Messiaen Et Expecto Resurrectionem
Sony Classical have been remastering Boulez’s CBS recordings for some time – a Varese disc appeared six years ago (10/90) – but the pace has accelerated during and since the composer’s seventieth birthday year. As medium-price reissues, they are not in direct competition with Boulez’s later recordings for Erato and DG, but comparisons between earlier and more recent versions will always be a fascinating exercise, and never more so than where Boulez’s own music is concerned.
Will Boulez record Pli selon pli a third time with one of his currently preferred American orchestras in Chicago or Cleveland? As his longest complete composition to date, this ‘portrait of Mallarme’ seems more and more like a definitive testament to that peculiarly French kind of expressionism which Boulez has made his own, and it is already 15 years since his second recording, with Phyllis Bryn-Julson and the BBC SO, indicated a more expansive approach to its intricately woven textures, and to the tensions and balances that can be found between its strongly contrasted movements. The earlier CBS/Sony version, now reissued on CD for the first time, has a special historical status as embodying the composer’s view of the work near the time of its actual completion, when forcefulness, and even ferocity, seemed to count for more as foils to the music’s moments of relative restraint than the sustained densities so strongly emphasized in the second recording. Even if you have the later disc, this one is of great significance, and its value is enhanced by the addition of the potently expressive Livre pour cordes. This is only a part of what Boulez intends as a complete recasting of his youthful work for string quartet, and, as it happens, the first of the two movements we hear in this recording was superseded in 1989 by another reworking, as yet unrecorded. Such are the delights and frustrations of the Boulez project: fortunately he has not forbidden reissue of this initial and far from negligible version of Livre.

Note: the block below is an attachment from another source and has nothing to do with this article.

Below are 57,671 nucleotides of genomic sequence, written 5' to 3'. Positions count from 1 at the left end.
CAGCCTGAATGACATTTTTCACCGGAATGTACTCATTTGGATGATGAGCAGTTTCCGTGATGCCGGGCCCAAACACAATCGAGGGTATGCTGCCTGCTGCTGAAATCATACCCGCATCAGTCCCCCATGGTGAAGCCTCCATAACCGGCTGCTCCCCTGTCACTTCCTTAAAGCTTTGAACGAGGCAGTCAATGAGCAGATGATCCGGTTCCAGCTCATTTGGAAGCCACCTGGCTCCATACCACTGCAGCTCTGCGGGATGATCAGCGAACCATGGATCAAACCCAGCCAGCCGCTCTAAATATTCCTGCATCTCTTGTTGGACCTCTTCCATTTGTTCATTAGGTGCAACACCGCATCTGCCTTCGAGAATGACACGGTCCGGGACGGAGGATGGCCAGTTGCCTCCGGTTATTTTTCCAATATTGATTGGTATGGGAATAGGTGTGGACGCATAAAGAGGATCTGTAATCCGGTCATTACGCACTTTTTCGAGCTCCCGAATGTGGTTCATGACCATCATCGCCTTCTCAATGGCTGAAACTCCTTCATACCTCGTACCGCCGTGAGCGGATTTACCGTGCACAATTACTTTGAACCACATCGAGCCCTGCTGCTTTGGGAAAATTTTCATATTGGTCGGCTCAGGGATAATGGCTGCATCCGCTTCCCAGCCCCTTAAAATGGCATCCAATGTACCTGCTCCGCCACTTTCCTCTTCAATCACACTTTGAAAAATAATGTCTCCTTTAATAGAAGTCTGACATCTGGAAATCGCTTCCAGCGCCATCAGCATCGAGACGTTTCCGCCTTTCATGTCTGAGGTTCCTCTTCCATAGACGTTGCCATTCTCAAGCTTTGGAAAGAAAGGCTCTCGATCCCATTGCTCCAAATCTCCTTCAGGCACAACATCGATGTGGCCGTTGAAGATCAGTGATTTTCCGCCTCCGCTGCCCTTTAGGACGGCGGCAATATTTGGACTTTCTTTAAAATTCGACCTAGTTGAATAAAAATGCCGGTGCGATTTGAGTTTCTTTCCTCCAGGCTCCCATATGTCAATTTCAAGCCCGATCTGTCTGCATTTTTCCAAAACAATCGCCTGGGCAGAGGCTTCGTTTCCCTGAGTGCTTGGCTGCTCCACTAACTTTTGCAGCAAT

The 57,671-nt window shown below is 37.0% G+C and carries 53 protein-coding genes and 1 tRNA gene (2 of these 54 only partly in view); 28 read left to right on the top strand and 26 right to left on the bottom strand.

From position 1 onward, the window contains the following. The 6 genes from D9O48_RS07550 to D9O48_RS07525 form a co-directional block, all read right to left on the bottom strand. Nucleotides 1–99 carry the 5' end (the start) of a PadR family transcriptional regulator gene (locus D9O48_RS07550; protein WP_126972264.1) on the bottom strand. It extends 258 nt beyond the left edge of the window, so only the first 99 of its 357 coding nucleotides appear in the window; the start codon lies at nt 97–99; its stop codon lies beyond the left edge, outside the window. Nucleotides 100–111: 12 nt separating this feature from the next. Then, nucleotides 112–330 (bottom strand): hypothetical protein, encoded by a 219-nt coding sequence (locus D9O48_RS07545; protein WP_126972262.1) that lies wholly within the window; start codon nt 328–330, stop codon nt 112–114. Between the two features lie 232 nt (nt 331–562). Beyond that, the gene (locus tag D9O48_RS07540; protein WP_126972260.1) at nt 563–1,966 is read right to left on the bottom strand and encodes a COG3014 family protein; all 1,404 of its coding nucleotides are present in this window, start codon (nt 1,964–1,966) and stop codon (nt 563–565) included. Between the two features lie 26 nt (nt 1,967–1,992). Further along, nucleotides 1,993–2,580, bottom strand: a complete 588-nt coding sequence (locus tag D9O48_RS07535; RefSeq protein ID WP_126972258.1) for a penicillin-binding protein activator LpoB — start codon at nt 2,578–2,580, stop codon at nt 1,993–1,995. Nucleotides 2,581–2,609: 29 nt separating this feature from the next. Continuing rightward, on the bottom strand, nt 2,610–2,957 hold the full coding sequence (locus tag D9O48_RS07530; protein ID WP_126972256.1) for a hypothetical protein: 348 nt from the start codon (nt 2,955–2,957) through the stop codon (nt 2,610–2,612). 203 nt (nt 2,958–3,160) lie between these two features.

Boulez’s way with Stravinsky is not well represented by a rather detached, determinedly un-balletic account of the Symphonies of Wind Instruments; it comes into focus only at around 5'30'' of its 9'30'' duration, which is simply too late. The Messiaen performances on the same disc are not ideal, either, if only for their sonic limitations. Boulez has recently conducted a digitally resplendent Et exspecto, together with Chronochromie and
The third disc’s combination of Carter and Varese suggests an American theme, but the effect is to highlight the contrasts between one of Carter’s most richly differentiated and eloquent orchestral canvases, carefully prepared yet powerfully projected in this performance, and Varese’s much more elemental constructions. Boulez is a fine advocate of the take-it-or-leave-it radicalism of the French-born iconoclast, though Deserts is given, as the score permits, shorn of its three inserts of ‘organized sound’ on tape. The effect is to mute the unregenerate primitiveness of the original: for once, perhaps, Boulez’s aural sensibilities as a composer overrode his responsibilities as an interpreter? Even so, he cannot be accused of emasculating either Ecuatorial or Hyperprism, which are dispatched with an authentically brash boldness.'